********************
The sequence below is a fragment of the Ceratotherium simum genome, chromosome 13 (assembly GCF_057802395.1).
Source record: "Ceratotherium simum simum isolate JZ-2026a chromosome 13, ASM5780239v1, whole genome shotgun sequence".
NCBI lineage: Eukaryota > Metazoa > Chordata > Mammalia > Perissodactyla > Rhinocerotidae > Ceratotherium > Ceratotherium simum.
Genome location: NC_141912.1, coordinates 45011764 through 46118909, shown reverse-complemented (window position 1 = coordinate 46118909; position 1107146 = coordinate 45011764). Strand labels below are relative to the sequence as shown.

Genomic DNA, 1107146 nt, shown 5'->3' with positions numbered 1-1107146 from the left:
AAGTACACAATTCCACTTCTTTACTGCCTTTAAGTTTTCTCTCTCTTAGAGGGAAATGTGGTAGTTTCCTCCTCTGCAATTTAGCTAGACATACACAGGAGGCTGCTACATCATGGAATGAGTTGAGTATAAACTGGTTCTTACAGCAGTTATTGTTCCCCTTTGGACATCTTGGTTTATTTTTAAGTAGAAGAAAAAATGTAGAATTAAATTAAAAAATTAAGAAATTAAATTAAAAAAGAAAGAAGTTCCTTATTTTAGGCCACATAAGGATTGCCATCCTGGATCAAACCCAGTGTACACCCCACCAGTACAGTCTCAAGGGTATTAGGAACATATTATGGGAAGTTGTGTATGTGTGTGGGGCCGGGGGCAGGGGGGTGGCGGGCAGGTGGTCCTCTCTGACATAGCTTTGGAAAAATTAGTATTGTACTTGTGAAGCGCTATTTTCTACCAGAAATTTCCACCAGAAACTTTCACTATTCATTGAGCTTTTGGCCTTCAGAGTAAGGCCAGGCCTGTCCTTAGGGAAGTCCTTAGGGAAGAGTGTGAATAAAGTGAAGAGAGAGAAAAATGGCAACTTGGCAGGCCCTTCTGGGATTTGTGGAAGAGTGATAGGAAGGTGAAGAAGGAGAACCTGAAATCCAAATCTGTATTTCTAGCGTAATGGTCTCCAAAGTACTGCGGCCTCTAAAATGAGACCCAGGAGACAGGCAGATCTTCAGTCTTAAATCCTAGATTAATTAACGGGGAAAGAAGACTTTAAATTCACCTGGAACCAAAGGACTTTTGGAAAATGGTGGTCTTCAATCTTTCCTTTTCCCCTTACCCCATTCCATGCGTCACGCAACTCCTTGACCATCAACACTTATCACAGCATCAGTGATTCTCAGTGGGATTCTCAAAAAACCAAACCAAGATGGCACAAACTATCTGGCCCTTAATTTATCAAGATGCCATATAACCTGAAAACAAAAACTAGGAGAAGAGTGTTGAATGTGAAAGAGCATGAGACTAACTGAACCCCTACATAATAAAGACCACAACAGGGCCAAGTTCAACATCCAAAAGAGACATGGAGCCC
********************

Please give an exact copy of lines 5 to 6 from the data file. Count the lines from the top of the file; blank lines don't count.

Genomic DNA, 1107146 nt, shown 5'->3' with positions numbered 1-1107146 from the left:
AAGTACACAATTCCACTTCTTTACTGCCTTTAAGTTTTCTCTCTCTTAGAGGGAAATGTGGTAGTTTCCTCCTCTGCAATTTAGCTAGACATACACAGGAGGCTGCTACATCATGGAATGAGTTGAGTATAAACTGGTTCTTACAGCAGTTATTGTTCCCCTTTGGACATCTTGGTTTATTTTTAAGTAGAAGAAAAAATGTAGAATTAAATTAAAAAATTAAGAAATTAAATTAAAAAAGAAAGAAGTTCCTTATTTTAGGCCACATAAGGATTGCCATCCTGGATCAAACCCAGTGTACACCCCACCAGTACAGTCTCAAGGGTATTAGGAACATATTATGGGAAGTTGTGTATGTGTGTGGGGCCGGGGGCAGGGGGGTGGCGGGCAGGTGGTCCTCTCTGACATAGCTTTGGAAAAATTAGTATTGTACTTGTGAAGCGCTATTTTCTACCAGAAATTTCCACCAGAAACTTTCACTATTCATTGAGCTTTTGGCCTTCAGAGTAAGGCCAGGCCTGTCCTTAGGGAAGTCCTTAGGGAAGAGTGTGAATAAAGTGAAGAGAGAGAAAAATGGCAACTTGGCAGGCCCTTCTGGGATTTGTGGAAGAGTGATAGGAAGGTGAAGAAGGAGAACCTGAAATCCAAATCTGTATTTCTAGCGTAATGGTCTCCAAAGTACTGCGGCCTCTAAAATGAGACCCAGGAGACAGGCAGATCTTCAGTCTTAAATCCTAGATTAATTAACGGGGAAAGAAGACTTTAAATTCACCTGGAACCAAAGGACTTTTGGAAAATGGTGGTCTTCAATCTTTCCTTTTCCCCTTACCCCATTCCATGCGTCACGCAACTCCTTGACCATCAACACTTATCACAGCATCAGTGATTCTCAGTGGGATTCTCAAAAAACCAAACCAAGATGGCACAAACTATCTGGCCCTTAATTTATCAAGATGCCATATAACCTGAAAACAAAAACTAGGAGAAGAGTGTTGAATGTGAAAGAGCATGAGACTAACTGAACCCCTACATAATAAAGACCACAACAGGGCCAAGTTCAACATCCAAAAGAGACATGGAGCCC